Carlo Mollino: Maniera Moderna at Haus der Kunst

An exhibition devoted to the multifaceted work of the Italian architect, designer and photographer Carlo Mollino.

 

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The exhibition Maniera Moderna at Haus der Kunst, Munich includes a broad selection of works reflects the versatility of Carlo Mollino's oeuvre: on view are his drawings and architectural plans, furniture and furnishings, Mollino's race car Bisiluro, his photomontages, Polaroids of female nudes, his essays on architecture, photography and downhill skiing, as well as other archival material. A photographical essay by Armin Linke created for the exhibition provides an overview of Mollino's constructions and their state of preservation.

Mollino's buildings were long handled with negligence. It is significant that in 1960 the Turin city council voted to demolish the Società Ippica Torinese, which had only been completed in 1940. Although Carlo Mollino has gained increasing attention in recent years, he is still not fully recognized as an architect. In contrast, his furniture has long been on great demand by collectors: in 2005 one of his tables was sold at auction for 3.8 million dollars. Contemporary artists, such as Karole Armitage and David Salle, Nairy Baghramian, Steven Claydon, Armin Linke, Mai-Thu Perret, Heidi Specker and Simon Starling, refer explicitly in their work to Carlo Mollino. The Casa Mollino is a popular site for shoots among photographers like Jürgen Teller and others.

Carlo Mollino, Untitled polaroid, 1960s.

Born in 1905 in Turin, Mollino's career begins before, during and after the Second World War. Mollino learns the basics of architecture from his father Eugenio, a considered engineer and architect in the first quarter of the 20th century. This eases his entry into the profession, and he enjoys a certain degree of financial freedom from the beginning. In 1931, after completing his training, his father takes him on in his office. In 1936 the interiors of Casa Miller, Carlo Mollino's residence and studio, are created. As it is the case with other architects born in the early 20th century, opposites are a characteristic element in his works: In his first commissioned work, the headquarters of the Federazione Agricoltori Cuneo (1933-35), Mollino makes use of the severity and monumentality of the fascist style. Later he distances himself permanently from political regimes. His second commission, the Società Ippica Torinese (1937-1940), already exhibits the dynamic curves that would remain typical of his work. With these Mollino lends from the Baroque. He also repeatedly uses elements of Surrealism: When creating settings for female models in his interiors he allows materials that are soft and silky to abut onto hard and severely reflecting surfaces. The manner in which he treats light and shadow, materiality and surfaces, recalls the work of Man Ray. The effects live from artificial light, as corresponding to a night person.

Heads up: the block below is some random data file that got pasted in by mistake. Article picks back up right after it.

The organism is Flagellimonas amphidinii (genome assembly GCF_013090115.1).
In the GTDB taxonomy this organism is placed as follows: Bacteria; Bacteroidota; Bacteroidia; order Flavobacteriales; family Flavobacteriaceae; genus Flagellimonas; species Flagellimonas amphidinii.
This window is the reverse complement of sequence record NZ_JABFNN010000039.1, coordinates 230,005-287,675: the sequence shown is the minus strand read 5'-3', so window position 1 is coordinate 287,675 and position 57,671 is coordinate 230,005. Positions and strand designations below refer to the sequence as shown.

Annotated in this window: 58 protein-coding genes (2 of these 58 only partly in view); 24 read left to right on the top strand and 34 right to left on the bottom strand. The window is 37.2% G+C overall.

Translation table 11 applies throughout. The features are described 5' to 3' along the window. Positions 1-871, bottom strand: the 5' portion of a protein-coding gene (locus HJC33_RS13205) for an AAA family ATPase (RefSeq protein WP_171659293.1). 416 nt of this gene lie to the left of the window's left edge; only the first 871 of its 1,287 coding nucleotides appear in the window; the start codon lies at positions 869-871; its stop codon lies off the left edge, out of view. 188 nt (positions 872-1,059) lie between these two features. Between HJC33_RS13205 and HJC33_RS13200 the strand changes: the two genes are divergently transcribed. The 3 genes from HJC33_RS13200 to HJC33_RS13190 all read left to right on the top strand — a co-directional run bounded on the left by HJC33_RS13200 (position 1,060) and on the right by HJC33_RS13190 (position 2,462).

Carlo Mollino, Casa Mollino, 1960-68. Photo A. Bartos.

Mollino's appropriation of Alpine building methods and of Baroque and Surrealistic elements is conceptual and remains equidistant from ideologies. He rejects the purely functional, geometrically simple, architecture of some of his contemporaries as sterile and mechanical. "We live unhappy because it is useful and fast", he claims, and searches for beauty in freedom of purpose. The dandyism, which some people attest him, suits to this: He repeatedly designs works for the private and intimate needs of individualists — and not least for himself. The projects Mollino designs during the Second World War are not realized, but published in "Domus" and "Lo Stile." In 1947 he completes the mountain station and ski hut on Lago Nero located at an altitude of 2,400 meters; the hut was soon left to its own devices and the ravages of time. Structures like the auditorium for Radiotelevisione Italiana and the Lutrario Ballroom in Turin from 1959 have been greatly altered in recent years. In Turin one can still visit the Casa Mollino (1961-1970) — today maintained and run by Fulvio and Napoleone Ferrari — as well as the posthumously inaugurated Teatro Regio with its fanshaped ceiling (1965-1973).

 
Mollino's fascination with the beauty of a sweeping, corporal movement is reflected in all his designs.
 

Carlo Mollino, circa 1950.

Mollino's fascination with the beauty of a sweeping, corporal movement is reflected in all his designs. The roof of the Lago Nero hut reaches upwards so dynamically as if it might literally take off. Mollino has recourses to his own experiences when designing these sweeping forms. From 1953, the year of his father's death, onwards he expands his athletic activities: simultaneously an amateur and virtuoso, he practices downhill skiing, air acrobatics and race car driving. Strangely even-tempered, in these disciplines he dares to perform experiments in which everything could go wrong, although nothing ever happens to him. In 1955 he participates in the Le Mans car race with "Bisiluro", a car desgined by himself. The curves of this race car, Mollino's photographs of ski tracks in deep snow (his educational publication Introduzione al Discesismo was published in 1950), photographs of female nudes and his aeronautical drawings prove that everything for him is, above all, a question of creating artistic, sweeping lines. One could say that, no matter what Mollino does, he draws: on paper, in the snow, in the sky or along the female body. He draws with both hands, even simultaneously, and hardly needs an intermediate step between the initial sketch and the true to scale construction drawing. His drawings can be regarded as the intellectual point of departure for his designs.